Staffing issues are the new pandemic. Every industry is desperate for good people to fill the gaps. I see it in my small beach town. Roofers, landscapers, restaurants… all short staffed as we gear up for the high season, with locals looking to do home projects and vacationers flocking here for the summer months.
Welcome to the pity party, folks! Over here in senior living, we have been in staffing hell for, well, forever. I recall my days as an administrator, clutching my white scheduling binder (which was the staffing technology of the 90s), heels clicking down the hall, looking for anyone to help me out and cover a shift.
People would actually run and hide from me. I started to get a complex about it but decided this pity party was no fun and it was time to do something about it.
I thought of all the ways I was in control of my staffing crisis. What were the areas I could make changes that could have a positive impact on how I recruited and retained good people?
Since my white binder days, I have conducted focus groups with thousands of team members, nation-wide, and the feedback is pretty consistent.
People want to be heard. People want to be noticed. People want to be appreciated.
And in a time where good team members are hard to find, hard to keep, and just plain exhausted if you have them, it’s more important than ever that you take really good care of them while you have the chance.
Sadly, as leaders, we spend a lot of our time focused on fixing others’ shortcomings: annual evaluations, coaching sessions, disciplinary actions, and simply walking around our organizations with a critical eye. The focus tends to be on what an individual needs to do better, and rarely on what they can do well.
Something I find so exciting is that most people possess a skill or an ability with which they are gifted that they don’t even know they have! No matter how old, or how seasoned, or how educated a person is, all of us possess incredible hidden talents. But the caveat is, it’s hard for people to recognize their own unique gifts and it often takes a special someone else to notice it, point it out, and encourage them to make use of it.
Think about your own leadership journey. Along the way, there was probably at least one person who recognized something special in you.
They believed in you.
Perhaps it was a teacher who believed you could do it, a mentor who challenged you, or a supervisor who gave you an opportunity to succeed. They not only supported you, they pushed you to be better.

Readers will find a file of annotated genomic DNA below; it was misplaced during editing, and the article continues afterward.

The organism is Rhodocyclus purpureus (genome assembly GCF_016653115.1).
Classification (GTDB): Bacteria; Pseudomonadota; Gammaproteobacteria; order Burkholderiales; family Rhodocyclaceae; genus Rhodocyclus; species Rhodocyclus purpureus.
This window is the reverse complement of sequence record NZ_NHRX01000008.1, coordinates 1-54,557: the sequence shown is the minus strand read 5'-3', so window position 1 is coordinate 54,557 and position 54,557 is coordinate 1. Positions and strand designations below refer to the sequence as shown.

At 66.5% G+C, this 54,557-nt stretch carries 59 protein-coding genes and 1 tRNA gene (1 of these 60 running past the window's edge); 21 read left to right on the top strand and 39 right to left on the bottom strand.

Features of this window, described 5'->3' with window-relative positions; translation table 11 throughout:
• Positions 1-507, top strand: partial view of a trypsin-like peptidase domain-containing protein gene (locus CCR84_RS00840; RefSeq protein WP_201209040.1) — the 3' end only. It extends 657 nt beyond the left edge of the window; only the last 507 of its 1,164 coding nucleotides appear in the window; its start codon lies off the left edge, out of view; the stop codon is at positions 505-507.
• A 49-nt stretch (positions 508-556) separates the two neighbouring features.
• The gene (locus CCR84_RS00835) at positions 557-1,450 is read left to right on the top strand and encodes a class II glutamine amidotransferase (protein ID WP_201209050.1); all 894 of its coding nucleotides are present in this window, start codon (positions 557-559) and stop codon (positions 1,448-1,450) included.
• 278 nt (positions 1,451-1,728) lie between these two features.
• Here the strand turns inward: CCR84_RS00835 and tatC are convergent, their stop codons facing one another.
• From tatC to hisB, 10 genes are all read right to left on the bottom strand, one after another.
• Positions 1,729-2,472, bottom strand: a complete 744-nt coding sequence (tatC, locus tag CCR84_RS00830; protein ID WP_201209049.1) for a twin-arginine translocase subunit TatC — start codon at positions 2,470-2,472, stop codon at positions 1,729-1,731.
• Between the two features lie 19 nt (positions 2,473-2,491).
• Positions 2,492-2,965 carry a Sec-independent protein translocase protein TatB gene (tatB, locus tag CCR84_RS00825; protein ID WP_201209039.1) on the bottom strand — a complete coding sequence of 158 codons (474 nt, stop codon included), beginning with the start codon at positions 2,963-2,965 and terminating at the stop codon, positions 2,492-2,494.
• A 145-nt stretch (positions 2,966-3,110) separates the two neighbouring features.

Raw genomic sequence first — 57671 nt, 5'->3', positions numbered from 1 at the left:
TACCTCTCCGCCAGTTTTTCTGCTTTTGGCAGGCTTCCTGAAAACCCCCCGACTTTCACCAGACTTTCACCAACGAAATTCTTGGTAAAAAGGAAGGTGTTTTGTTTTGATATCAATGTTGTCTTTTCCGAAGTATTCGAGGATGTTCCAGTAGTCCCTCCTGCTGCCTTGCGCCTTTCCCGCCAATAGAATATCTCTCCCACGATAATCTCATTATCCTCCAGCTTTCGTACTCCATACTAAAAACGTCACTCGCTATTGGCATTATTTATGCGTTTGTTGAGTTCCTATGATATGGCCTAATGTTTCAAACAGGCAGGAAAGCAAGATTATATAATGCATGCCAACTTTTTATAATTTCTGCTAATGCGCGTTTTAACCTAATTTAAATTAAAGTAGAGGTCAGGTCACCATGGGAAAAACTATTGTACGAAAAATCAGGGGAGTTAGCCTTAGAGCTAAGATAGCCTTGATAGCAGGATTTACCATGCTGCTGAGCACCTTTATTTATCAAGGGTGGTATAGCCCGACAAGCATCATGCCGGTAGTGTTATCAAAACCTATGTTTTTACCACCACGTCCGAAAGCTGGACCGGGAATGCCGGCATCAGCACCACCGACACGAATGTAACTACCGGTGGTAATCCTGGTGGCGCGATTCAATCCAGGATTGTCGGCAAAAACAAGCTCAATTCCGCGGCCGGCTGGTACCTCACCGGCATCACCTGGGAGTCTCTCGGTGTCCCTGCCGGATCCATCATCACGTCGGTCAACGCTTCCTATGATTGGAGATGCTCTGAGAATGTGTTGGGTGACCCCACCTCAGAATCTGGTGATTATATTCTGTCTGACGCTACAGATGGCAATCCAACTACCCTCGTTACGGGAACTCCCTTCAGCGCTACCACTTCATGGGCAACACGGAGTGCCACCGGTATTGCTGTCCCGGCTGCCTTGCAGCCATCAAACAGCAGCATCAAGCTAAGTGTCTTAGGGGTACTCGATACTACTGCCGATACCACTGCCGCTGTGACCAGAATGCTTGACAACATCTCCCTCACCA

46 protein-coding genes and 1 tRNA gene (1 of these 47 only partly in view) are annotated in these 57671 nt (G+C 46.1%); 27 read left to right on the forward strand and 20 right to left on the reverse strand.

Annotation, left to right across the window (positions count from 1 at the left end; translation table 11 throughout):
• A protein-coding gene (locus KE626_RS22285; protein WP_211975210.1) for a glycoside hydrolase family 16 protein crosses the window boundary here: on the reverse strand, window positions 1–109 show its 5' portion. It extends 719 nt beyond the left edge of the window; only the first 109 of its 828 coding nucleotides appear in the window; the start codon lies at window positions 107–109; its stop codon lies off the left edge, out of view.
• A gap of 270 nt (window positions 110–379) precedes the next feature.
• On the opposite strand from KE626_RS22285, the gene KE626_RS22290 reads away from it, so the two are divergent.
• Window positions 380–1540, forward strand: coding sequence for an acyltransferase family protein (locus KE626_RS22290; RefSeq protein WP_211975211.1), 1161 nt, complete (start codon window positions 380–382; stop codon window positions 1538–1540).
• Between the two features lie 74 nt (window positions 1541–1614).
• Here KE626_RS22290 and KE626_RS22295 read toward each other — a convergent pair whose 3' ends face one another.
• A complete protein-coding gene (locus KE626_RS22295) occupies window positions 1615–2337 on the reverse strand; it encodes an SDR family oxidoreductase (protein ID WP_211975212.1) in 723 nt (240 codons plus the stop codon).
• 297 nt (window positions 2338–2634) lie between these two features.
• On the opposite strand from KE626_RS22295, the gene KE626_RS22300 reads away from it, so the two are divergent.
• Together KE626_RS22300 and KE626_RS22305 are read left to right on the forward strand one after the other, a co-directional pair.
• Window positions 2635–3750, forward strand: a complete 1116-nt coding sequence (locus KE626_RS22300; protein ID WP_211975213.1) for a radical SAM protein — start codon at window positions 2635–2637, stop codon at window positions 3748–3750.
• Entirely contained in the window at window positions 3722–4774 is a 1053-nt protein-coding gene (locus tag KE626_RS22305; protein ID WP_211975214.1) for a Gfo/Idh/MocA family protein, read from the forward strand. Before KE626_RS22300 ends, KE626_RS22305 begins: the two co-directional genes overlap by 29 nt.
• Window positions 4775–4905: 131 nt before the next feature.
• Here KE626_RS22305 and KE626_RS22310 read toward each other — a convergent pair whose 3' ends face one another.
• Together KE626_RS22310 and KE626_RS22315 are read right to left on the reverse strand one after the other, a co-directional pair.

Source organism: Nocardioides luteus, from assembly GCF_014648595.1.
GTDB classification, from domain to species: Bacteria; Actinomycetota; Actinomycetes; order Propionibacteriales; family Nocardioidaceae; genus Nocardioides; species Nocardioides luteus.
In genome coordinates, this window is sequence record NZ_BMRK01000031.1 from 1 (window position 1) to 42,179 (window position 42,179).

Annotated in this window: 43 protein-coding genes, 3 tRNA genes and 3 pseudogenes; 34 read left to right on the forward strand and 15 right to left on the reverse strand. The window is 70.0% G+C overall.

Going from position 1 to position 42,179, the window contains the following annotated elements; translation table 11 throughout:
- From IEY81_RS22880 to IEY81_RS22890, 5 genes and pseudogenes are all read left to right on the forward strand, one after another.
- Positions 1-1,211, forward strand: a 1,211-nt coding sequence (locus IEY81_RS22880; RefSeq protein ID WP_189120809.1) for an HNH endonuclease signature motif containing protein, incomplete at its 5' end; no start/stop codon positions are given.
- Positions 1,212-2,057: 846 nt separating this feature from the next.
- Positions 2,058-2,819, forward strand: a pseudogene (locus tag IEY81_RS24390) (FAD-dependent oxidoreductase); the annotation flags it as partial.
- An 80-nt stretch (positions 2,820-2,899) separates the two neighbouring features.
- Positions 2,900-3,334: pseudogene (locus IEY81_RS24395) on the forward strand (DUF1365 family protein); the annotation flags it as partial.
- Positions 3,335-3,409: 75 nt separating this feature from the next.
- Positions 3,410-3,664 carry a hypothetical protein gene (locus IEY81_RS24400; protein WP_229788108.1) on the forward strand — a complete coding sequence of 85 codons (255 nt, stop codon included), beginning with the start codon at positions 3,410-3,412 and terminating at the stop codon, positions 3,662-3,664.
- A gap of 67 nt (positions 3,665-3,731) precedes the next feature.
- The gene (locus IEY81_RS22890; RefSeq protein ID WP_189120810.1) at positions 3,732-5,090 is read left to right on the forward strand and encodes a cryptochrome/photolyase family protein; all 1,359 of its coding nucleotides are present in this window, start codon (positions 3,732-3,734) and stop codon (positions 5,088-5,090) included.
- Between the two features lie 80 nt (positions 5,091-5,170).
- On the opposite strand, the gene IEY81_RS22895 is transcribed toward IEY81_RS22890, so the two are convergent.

Chances are, some of the people on your team have yet to encounter someone to push them to be better; to be their best.
Be that person.
Recognize an individual’s strength, point it out, and nurture it. Tell them and show them that you believe in them. Become that person they will reflect on in years to come as being critical to their success and do so by focusing more on strengths, less on areas for development.
- Identify strengths: Help a member of your team recognize their strengths, the things they enjoy doing and that come naturally.
- Put the strengths to use: Most people have strengths that don’t get used at work or at home. What a waste! Balance the work in teams based on each individual’s strengths.
- Strengthen the strength: Research shows that our greatest opportunity for growth actually comes from developing our strengths, not from focusing on our shortcomings. Work to expand team members’ strengths. Work around the weaknesses.
One of the best gifts we can give someone is the encouragement to recognize their own gifts. Leadership expert John C. Maxwell said, “Believe the best in others, and you will bring out their best.” This gift is so timely in our here and now. Not only is there a shortage of team members who want to work, the ones we have are exhausted. Taking the time to build them up and help them to see they have so much more to give is critical for their retention. And as we know, people who love their jobs are more likely to recruit their family and friends to join them, making this the gift that truly gives to all involved.